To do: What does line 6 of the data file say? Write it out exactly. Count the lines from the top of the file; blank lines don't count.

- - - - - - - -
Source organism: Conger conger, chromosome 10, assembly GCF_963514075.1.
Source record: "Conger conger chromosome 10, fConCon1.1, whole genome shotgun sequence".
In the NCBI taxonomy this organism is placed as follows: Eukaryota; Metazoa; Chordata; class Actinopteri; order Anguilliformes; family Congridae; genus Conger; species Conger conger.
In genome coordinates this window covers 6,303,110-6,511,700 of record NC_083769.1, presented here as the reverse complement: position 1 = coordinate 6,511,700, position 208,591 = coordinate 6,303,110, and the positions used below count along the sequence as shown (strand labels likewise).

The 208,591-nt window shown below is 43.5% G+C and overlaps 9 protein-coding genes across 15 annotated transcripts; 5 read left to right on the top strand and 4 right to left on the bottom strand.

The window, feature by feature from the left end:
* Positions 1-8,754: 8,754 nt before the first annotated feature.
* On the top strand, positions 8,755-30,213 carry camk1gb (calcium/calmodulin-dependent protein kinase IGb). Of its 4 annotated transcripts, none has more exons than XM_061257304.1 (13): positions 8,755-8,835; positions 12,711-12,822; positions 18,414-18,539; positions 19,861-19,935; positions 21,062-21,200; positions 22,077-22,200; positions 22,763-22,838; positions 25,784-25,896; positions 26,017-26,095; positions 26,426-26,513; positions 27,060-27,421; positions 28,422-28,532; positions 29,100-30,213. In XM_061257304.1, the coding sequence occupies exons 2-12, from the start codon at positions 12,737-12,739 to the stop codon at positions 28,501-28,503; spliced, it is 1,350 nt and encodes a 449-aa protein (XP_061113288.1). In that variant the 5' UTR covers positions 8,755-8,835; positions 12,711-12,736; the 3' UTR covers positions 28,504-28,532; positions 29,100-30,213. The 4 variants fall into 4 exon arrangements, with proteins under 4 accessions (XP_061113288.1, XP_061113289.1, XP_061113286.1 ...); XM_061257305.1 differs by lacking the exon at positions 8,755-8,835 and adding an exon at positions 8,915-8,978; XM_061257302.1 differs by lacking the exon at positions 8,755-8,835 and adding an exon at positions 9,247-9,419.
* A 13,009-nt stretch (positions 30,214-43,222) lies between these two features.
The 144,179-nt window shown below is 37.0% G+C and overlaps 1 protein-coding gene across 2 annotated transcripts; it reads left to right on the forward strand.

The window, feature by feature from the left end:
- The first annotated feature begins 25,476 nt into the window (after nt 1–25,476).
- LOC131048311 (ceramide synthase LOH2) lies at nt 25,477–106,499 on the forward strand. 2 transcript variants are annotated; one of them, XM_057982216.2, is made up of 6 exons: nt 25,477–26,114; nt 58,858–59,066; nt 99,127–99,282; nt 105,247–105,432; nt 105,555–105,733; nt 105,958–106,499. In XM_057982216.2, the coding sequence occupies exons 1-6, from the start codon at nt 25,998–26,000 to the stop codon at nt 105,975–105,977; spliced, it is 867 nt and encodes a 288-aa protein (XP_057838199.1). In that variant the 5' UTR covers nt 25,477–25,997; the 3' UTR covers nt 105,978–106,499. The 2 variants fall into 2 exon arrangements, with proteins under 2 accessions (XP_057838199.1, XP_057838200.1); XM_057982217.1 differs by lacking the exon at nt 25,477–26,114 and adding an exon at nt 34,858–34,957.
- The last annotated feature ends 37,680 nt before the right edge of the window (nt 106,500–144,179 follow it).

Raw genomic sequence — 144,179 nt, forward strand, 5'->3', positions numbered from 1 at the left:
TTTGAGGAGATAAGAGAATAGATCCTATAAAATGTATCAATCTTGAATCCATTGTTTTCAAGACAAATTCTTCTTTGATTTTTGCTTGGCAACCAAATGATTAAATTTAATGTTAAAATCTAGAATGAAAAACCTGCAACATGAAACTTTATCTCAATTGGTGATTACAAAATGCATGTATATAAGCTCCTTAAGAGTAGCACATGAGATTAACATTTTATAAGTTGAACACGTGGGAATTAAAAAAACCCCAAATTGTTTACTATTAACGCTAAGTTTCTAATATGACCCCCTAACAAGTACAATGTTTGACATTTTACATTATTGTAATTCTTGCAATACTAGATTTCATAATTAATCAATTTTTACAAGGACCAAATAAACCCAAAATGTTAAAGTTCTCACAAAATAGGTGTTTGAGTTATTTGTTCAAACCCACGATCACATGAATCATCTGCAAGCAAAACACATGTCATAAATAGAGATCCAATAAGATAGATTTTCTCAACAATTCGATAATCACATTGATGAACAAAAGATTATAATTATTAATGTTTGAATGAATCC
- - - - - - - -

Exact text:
The window, feature by feature from the left end: